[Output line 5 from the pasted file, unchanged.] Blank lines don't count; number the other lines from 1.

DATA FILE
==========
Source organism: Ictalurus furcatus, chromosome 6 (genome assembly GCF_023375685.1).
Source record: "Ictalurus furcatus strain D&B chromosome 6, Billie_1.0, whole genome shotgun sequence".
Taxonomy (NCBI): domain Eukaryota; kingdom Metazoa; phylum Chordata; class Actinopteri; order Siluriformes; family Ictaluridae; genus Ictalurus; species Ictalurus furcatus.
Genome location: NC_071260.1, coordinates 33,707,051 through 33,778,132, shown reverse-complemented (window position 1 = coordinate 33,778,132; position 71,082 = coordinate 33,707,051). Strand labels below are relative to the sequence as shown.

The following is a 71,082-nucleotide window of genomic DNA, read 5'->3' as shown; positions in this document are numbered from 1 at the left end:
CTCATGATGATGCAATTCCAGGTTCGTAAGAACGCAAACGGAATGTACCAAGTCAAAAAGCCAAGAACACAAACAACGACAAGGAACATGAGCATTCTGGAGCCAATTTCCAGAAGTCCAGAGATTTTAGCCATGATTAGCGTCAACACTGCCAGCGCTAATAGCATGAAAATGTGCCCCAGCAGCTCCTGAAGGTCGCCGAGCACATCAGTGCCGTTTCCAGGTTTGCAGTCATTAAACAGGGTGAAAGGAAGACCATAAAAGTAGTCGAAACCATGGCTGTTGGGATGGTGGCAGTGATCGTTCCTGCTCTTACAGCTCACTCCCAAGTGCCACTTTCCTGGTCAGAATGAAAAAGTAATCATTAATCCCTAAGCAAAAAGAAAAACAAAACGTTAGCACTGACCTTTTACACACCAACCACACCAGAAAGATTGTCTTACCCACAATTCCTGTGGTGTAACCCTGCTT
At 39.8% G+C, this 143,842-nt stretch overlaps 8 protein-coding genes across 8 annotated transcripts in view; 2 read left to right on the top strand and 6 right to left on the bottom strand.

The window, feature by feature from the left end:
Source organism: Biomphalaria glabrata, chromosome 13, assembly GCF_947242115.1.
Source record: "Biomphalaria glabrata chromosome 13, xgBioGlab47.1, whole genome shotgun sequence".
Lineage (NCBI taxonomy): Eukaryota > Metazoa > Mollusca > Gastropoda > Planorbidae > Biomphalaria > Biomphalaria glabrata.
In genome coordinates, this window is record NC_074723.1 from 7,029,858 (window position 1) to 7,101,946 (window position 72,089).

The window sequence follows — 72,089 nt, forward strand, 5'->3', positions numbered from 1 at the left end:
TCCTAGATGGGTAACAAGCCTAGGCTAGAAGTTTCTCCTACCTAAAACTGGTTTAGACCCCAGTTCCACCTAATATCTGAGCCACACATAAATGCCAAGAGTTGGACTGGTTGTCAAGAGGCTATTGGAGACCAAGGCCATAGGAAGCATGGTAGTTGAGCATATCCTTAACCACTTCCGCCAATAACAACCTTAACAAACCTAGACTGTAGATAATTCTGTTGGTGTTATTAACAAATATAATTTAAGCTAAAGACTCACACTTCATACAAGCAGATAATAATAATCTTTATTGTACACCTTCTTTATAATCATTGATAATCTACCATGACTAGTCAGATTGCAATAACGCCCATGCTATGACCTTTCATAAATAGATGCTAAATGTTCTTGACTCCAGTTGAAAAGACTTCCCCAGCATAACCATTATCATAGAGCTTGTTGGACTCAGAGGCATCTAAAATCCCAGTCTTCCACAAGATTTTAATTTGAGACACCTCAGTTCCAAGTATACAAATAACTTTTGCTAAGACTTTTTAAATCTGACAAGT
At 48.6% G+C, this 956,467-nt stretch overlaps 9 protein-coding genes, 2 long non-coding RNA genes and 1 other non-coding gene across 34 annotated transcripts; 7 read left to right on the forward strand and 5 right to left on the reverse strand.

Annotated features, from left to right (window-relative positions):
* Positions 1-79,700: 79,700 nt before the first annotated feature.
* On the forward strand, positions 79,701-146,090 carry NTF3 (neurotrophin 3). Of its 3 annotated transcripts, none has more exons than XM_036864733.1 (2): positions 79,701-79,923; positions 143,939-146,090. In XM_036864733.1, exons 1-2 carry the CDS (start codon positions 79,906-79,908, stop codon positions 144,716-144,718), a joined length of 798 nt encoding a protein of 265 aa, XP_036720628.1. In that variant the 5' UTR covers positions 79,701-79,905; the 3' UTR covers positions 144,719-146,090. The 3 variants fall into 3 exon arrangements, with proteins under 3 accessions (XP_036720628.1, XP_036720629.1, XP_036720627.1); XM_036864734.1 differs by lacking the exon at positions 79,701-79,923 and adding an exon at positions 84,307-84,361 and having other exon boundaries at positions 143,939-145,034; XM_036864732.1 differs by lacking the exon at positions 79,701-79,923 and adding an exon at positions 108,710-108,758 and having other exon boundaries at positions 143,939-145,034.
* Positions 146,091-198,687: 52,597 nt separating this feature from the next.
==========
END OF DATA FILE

The following is a 71,082-nucleotide window of genomic DNA, read 5'->3' as shown; positions in this document are numbered from 1 at the left end: